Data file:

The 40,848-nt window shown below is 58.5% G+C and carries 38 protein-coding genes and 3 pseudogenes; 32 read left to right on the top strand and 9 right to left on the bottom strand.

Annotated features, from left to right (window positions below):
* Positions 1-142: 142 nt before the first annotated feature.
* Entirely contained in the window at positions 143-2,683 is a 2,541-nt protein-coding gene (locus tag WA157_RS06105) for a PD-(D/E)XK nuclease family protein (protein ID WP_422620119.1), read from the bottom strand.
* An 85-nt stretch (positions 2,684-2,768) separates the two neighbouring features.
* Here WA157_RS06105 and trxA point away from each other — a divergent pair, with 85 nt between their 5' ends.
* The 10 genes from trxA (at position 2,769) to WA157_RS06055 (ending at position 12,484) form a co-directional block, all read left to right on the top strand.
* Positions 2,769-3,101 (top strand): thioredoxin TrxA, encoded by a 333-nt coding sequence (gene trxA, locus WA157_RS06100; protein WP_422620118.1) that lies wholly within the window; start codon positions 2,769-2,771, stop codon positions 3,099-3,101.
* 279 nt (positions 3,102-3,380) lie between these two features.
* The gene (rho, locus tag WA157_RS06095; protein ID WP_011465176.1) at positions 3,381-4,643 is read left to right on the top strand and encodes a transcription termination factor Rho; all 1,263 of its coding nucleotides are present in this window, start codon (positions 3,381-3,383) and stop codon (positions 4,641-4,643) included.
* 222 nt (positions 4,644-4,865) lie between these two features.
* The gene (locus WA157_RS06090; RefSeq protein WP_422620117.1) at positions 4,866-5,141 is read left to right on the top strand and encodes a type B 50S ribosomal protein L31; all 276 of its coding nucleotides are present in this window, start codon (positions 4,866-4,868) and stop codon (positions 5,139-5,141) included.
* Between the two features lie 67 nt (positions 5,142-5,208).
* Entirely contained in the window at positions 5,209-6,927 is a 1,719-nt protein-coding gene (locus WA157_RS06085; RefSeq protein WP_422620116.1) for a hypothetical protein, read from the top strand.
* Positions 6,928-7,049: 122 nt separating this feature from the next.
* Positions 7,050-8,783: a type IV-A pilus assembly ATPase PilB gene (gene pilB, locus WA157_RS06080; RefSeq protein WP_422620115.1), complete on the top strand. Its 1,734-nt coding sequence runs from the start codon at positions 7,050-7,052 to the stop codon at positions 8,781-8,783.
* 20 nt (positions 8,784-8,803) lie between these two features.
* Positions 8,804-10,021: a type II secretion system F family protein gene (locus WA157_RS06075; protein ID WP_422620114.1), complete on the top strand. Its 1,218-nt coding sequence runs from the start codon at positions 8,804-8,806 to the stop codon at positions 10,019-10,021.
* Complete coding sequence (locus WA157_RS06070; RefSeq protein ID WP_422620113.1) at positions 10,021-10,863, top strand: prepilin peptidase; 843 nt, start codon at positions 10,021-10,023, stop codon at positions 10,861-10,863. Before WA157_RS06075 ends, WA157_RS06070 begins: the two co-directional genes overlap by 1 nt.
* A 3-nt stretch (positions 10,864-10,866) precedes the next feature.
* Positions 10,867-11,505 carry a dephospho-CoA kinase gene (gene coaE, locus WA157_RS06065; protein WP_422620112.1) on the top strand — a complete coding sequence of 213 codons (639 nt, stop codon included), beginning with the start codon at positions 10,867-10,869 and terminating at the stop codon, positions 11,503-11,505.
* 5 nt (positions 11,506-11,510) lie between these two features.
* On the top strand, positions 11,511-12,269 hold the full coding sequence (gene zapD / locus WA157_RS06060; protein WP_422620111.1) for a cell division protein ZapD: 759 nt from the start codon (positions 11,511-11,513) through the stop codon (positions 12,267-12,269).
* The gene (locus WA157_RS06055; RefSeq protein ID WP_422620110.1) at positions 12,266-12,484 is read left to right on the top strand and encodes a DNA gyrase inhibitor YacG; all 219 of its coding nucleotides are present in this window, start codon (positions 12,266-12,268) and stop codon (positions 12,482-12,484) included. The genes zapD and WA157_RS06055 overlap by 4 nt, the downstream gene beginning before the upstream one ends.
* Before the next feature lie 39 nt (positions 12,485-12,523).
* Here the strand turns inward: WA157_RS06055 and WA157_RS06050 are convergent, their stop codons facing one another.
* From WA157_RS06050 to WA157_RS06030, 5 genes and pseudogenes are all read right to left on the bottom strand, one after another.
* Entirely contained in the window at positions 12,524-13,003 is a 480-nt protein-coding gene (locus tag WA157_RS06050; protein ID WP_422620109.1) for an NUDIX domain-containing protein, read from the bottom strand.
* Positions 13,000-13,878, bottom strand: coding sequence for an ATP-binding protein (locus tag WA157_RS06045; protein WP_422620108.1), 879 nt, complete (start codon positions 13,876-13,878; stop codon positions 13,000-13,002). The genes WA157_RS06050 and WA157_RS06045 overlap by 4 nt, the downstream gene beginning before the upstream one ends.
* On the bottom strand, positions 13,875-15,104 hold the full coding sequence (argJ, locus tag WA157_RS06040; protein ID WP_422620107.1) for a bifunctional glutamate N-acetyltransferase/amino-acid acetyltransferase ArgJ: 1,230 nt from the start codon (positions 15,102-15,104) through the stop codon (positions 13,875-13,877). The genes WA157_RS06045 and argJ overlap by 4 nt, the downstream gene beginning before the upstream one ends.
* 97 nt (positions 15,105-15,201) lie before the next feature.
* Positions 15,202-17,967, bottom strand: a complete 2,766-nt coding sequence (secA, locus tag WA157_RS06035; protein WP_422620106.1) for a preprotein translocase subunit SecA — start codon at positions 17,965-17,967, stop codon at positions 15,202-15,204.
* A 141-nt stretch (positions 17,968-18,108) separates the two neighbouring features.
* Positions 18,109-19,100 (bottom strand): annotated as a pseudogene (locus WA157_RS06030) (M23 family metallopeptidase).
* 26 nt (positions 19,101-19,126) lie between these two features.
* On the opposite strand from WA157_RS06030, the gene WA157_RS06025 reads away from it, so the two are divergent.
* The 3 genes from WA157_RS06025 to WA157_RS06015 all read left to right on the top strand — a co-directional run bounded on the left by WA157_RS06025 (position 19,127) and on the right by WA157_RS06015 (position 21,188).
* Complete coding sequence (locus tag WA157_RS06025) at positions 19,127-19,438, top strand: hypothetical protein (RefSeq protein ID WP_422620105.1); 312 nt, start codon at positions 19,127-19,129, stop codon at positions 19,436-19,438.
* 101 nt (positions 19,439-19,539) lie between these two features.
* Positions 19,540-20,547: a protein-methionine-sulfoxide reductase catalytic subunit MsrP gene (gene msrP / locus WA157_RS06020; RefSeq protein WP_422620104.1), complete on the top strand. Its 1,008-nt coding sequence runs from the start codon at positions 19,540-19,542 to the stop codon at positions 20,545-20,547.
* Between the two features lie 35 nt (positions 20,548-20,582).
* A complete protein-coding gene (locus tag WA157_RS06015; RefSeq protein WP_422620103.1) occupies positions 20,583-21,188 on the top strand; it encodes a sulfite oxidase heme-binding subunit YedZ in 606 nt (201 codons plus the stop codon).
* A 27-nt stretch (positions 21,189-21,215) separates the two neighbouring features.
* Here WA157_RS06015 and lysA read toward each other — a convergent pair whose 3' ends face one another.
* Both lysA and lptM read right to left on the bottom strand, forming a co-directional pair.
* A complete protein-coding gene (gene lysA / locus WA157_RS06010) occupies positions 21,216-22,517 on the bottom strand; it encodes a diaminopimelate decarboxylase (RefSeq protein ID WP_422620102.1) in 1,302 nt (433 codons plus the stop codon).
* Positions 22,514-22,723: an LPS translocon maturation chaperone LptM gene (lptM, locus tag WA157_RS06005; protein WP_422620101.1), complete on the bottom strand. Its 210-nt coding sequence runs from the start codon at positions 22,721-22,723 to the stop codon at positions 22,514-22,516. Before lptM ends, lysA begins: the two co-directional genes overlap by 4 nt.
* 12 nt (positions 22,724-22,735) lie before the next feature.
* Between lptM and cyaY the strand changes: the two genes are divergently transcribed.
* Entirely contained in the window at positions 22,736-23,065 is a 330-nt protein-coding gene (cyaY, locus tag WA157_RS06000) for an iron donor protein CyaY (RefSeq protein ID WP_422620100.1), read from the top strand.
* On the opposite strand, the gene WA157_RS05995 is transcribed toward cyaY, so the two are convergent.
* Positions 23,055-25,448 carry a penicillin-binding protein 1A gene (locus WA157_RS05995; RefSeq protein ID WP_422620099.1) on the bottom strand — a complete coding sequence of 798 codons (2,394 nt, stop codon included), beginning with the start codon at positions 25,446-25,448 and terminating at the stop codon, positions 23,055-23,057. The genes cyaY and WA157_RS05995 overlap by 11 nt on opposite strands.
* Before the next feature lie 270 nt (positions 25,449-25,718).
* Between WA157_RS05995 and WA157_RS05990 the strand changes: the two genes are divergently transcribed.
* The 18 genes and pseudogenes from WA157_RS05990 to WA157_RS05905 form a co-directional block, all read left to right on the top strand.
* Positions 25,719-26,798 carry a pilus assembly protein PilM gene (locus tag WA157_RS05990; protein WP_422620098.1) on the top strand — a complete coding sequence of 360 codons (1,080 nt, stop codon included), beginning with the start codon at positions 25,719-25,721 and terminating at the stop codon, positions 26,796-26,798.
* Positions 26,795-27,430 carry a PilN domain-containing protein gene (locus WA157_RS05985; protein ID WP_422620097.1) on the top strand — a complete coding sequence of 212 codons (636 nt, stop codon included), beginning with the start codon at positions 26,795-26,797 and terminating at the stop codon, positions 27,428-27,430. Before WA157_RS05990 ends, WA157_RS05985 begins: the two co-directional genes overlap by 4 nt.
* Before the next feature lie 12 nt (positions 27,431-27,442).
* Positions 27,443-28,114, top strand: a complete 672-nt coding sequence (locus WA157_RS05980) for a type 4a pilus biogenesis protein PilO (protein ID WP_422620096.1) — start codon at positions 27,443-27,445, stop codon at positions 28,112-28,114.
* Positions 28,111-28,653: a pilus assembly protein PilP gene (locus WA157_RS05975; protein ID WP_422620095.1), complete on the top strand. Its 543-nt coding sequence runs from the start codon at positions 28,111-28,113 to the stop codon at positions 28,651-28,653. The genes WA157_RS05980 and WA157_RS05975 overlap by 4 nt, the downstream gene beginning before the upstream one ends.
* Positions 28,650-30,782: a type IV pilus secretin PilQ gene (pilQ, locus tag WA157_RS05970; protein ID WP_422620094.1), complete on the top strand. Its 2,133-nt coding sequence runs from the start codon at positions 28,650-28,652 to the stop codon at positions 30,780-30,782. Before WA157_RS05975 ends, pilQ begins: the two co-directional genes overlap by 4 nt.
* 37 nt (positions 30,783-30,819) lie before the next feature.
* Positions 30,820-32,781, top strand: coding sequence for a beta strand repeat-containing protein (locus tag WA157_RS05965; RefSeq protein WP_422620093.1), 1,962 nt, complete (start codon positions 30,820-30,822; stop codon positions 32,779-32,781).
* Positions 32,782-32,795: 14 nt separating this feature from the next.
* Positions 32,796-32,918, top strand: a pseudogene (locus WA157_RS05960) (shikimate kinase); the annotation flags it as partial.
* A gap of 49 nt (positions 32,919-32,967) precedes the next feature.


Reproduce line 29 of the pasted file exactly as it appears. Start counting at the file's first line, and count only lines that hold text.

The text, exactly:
* Positions 13,000-13,878, bottom strand: coding sequence for an ATP-binding protein (locus tag WA157_RS06045; protein WP_422620108.1), 879 nt, complete (start codon positions 13,876-13,878; stop codon positions 13,000-13,002). The genes WA157_RS06050 and WA157_RS06045 overlap by 4 nt, the downstream gene beginning before the upstream one ends.